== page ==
What’s up with Hiccups

So, I think we have all been there. Drinking a coke, or laugh hard then…hiccup. I tend to get the hiccups when I drink a carbonated beverage through a straw. Not sure why, but that’s how it happens for me. My brother has had “severe hiccups” twice from two separate steroid shots to get over colds. The remedies are about as diverse as the cause. But hopefully here we can shed some light on the ins and outs of hiccups, and how to get rid of those pesky buggers.

The word hiccup is a nonsensical onomatopoeia, meaning it is just a word that was made to sound like the sound the action makes. The technical, or medical, term for hiccups is singultus. While singultus can also be used as a term for a death rattle (more on that in a later post), it literally translates from latin to mean “sobs”. It is possible it is used as the term for hiccups because of the sound that is made as one is gasping for air when sobbing. It is unlikely a coincidence that you end up with hiccups after a nice sob, but we’re not to causes yet.

What are hiccups? Well as far as hiccups go, this is the easy question to answer. Hiccups are simply a spasm in the diaphragm muscle. The diaphragm muscle is the muscle that usually is responsible for respiration. In the picture below you can see the diaphragm is situated below the lungs. It typically relaxes to allow air to fill the lungs, then contracts when it is time to exhale. This is normally a slow, and somewhat metered action. While you can breathe on your command, the diaphragm is an involuntary muscle.

A hiccup is when the diaphragm suddenly contracts and relaxes. This is typically a muscle spasm, not much different than any other. The “hiccup” comes from the sudden rush of air down the esophagus. The air rushes past your vocal cords making the classic “hic” sound. A single hiccup is said to last around 0.25 seconds.

According to the Mayo Clinic, causes of short term hiccups can be: drinking a carbonated beverage, drinking too much alcohol (cue drunk cartoon character hiccuping bubbles out of his “XXX” bottle), eating too much, excitement or emotional stress, sudden temperature change, or swallowing air. While these seem all benign, the list for long term hiccups (as defined as lasting longer than 48 hours) is much more serious. They are broken up into three categories: nerve damage or irritation, central nervous system disorders, and metabolic disorders and drugs. The specific causes are too numerous but are things like tumors, barbiturates, steroids, and “a hair or something else in your ear touching your eardrum”.

So, that’s what causes them, but where do they come from. Well, nobody is real sure. Hiccups are only found in mammals. They are either a leftover from evolution, or a result of it. One school of thought is they are left over from our evolution from our amphibian, pre-mammalian, days. Another prominent theory is they are strategically evolved for mammals. The purpose here would be to help the mammal breath while nursing. This theory is supported by the fact that hiccupping is most common among infants. The action of hiccupping acts to help clear air from the stomach. In this theory, a hiccup is like a self-burping mechanism.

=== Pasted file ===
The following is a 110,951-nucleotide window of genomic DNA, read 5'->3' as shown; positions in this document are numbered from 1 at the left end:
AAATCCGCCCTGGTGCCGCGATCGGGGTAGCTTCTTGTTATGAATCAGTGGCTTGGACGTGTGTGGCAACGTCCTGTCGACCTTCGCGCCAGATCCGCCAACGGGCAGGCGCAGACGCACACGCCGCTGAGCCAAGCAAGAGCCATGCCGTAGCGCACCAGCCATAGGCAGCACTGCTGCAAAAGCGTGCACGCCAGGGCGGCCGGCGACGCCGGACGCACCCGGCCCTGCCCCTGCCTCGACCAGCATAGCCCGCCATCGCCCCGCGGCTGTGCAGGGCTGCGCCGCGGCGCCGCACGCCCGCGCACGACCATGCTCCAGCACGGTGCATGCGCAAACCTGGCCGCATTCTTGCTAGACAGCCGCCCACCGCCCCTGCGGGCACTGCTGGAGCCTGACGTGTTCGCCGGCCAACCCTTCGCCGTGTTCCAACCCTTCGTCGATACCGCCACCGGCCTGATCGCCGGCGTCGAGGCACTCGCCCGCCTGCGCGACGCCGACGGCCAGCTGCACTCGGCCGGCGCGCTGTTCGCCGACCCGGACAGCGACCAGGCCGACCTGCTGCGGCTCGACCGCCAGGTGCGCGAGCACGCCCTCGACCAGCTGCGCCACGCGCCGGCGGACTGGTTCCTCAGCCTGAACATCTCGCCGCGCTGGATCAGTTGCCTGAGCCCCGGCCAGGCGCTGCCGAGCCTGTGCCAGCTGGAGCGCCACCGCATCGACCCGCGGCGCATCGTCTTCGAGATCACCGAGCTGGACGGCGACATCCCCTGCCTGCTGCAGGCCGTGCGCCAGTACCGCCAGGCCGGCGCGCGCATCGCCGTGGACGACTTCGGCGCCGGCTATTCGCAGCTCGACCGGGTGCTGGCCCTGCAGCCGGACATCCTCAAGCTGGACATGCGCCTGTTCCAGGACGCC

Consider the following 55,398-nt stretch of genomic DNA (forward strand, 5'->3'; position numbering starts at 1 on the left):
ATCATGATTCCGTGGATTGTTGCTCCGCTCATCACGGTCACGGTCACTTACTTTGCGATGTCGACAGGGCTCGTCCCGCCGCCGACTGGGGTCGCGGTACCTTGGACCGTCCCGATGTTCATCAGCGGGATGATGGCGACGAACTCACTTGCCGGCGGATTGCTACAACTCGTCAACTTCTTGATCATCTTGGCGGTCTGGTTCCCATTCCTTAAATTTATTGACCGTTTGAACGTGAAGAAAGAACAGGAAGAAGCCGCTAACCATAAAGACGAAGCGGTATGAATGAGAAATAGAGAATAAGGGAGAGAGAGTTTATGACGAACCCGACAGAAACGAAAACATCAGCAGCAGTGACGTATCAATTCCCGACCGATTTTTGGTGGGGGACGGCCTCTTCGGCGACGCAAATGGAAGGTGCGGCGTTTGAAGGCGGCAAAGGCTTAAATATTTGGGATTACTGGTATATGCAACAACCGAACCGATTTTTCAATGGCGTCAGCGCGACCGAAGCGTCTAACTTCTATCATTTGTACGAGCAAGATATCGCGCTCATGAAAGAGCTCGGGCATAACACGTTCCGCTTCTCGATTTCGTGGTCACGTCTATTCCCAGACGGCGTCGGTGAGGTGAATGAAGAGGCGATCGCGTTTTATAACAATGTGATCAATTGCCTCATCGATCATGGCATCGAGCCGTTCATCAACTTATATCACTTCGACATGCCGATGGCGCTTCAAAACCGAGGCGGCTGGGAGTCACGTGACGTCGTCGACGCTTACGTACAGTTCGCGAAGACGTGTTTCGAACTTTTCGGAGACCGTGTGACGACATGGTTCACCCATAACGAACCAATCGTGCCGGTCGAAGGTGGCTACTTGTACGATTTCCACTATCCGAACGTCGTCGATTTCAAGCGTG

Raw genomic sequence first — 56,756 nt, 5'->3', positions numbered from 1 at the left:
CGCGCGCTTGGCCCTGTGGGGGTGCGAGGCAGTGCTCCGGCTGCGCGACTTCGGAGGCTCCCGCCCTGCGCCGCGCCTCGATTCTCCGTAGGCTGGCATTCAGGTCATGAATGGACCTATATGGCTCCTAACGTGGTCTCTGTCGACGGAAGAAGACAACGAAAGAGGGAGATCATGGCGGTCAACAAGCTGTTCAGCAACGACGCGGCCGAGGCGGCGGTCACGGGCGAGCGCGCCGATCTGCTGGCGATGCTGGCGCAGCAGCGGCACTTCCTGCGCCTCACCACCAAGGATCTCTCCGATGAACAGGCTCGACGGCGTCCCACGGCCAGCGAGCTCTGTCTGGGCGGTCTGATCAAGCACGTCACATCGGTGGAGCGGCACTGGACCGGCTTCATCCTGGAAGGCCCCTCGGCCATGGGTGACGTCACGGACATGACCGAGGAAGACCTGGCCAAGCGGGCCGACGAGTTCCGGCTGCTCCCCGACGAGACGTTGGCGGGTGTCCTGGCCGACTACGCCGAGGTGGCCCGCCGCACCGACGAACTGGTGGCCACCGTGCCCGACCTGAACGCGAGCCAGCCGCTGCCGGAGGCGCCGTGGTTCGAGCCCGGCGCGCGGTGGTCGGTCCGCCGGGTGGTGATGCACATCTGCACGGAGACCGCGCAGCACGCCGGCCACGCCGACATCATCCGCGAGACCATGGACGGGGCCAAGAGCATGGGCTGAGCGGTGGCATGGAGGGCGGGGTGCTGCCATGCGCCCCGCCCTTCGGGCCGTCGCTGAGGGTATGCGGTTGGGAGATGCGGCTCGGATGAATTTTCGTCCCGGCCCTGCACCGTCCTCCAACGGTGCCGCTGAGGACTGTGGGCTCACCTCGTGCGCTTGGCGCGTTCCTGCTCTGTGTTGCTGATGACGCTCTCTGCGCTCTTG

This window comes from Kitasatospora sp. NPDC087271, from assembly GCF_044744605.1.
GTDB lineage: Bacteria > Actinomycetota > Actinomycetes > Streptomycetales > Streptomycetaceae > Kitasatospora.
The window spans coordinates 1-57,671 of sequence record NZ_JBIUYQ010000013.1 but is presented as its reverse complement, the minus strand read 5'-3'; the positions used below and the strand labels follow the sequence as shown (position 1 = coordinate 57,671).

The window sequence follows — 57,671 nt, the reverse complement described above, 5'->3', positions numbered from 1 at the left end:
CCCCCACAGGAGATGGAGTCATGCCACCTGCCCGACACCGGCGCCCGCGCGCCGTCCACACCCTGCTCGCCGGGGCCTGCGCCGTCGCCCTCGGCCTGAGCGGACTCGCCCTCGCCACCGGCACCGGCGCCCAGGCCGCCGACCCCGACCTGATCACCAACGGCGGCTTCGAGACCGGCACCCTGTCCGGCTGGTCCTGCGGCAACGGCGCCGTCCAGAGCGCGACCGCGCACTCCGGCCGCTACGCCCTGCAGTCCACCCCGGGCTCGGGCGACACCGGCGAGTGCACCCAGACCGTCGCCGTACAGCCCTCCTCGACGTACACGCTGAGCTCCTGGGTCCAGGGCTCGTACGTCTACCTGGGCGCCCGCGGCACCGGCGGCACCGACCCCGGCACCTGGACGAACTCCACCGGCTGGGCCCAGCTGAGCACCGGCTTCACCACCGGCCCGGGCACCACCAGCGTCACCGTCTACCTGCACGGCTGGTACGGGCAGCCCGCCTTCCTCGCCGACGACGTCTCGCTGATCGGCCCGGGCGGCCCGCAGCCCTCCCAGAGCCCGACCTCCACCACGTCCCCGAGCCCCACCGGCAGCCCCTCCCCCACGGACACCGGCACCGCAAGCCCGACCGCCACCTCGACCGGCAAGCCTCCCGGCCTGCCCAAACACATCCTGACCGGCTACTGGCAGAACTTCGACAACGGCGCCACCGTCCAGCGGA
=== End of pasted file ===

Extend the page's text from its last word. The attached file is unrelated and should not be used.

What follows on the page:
Now, the real question we have all been asking. How do I get rid of them? Well there are as many home solutions as there are people hiccupping. Everything from holding your breath, to drinking water upside down, which is no mean feat. However, there has been no consistent evidence to really support any of these home remedies. Most of these home remedies, while different, seek to stimulate the vegus nerve. If you have severe, long lasting hiccups and seek medical help, there are a few reliable options. As far as medicine goes, most of the drugs are also used for treatment of anxiety or epilepsy. Coincidentally, most of these drugs are also, or have been, used for treatment of psychological disorders like bipolar disorder or schizophrenia. On the fringe of the medical solutions for hiccups, persistent digital rectal massage (same action as a prostate exam) has been shown to relieve the spasms.

So, you stood on your head, held your breath, got your mate to scare you, and none of it worked. But you don’t want to be the fool who goes to the emergency room for a bout of hiccups, you just want them gone. There is one at home solution that has some factual basis. The spasm of your diaphragm is caused by your phrenic nerve. The picture below shows how the phrenic nerve connects to your diaphragm.

The trick to this solution is to pinch the area around your C5 vertebrae (also shown in picture) to interrupt the conversation between the vagus nerve and the phrenic nerve. As mentioned above, most of the home remedies draw their success from the stimulation of the vagus nerve. So, what this trick does is gets between the phrenic nerve and the vagus nerve interrupting the signal to let the spasms subside. This image brings it together well.

So, next time you are having a serious fight with the hiccups, search out that C5 area and give it a pinch. Not too much though, severing the phrenic nerve will paralyze the diaphragm which is fatal without mechanical respirators. Maybe just a little massaging touch.  People are constantly doing silly things to get rid of hiccups. They are always looking for the best way. The pinch of the phrenic nerve near the C5 vertebrae is the only consistent way of stopping hiccups. And Now You Know.

One Reply to “What’s up with Hiccups”

  1. I wasn’t excited ab Crowd Noise, but this had my attention. Can’t wait for the next piece. Good job. 👍🏼

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